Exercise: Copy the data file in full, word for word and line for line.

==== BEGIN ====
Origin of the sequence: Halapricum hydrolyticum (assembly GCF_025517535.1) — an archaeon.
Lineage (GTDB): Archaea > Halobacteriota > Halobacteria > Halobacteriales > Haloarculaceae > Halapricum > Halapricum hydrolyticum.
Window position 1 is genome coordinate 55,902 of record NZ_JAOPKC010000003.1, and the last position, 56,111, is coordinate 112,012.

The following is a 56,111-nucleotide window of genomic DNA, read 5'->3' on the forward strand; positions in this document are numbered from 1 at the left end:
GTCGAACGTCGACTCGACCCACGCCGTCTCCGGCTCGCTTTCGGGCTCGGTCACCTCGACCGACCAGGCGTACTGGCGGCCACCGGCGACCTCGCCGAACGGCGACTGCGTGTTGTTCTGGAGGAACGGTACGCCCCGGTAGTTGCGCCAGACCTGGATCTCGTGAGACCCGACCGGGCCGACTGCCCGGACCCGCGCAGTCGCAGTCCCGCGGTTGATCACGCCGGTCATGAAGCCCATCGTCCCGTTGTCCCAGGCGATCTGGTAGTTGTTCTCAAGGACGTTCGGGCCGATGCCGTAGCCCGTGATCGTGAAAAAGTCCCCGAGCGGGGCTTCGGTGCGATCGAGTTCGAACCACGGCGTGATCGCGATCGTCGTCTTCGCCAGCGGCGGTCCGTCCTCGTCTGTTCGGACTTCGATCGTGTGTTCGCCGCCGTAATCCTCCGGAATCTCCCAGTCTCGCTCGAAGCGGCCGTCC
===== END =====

Origin of the sequence: Halapricum hydrolyticum (assembly GCF_025517535.1) — an archaeon.
Lineage (GTDB): Archaea > Halobacteriota > Halobacteria > Halobacteriales > Haloarculaceae > Halapricum > Halapricum hydrolyticum.
Window position 1 is genome coordinate 55,902 of record NZ_JAOPKC010000003.1, and the last position, 56,111, is coordinate 112,012.

The following is a 56,111-nucleotide window of genomic DNA, read 5'->3' on the forward strand; positions in this document are numbered from 1 at the left end:
GTCGAACGTCGACTCGACCCACGCCGTCTCCGGCTCGCTTTCGGGCTCGGTCACCTCGACCGACCAGGCGTACTGGCGGCCACCGGCGACCTCGCCGAACGGCGACTGCGTGTTGTTCTGGAGGAACGGTACGCCCCGGTAGTTGCGCCAGACCTGGATCTCGTGAGACCCGACCGGGCCGACTGCCCGGACCCGCGCAGTCGCAGTCCCGCGGTTGATCACGCCGGTCATGAAGCCCATCGTCCCGTTGTCCCAGGCGATCTGGTAGTTGTTCTCAAGGACGTTCGGGCCGATGCCGTAGCCCGTGATCGTGAAAAAGTCCCCGAGCGGGGCTTCGGTGCGATCGAGTTCGAACCACGGCGTGATCGCGATCGTCGTCTTCGCCAGCGGCGGTCCGTCCTCGTCTGTTCGGACTTCGATCGTGTGTTCGCCGCCGTAATCCTCCGGAATCTCCCAGTCTCGCTCGAAGCGGCCGTCC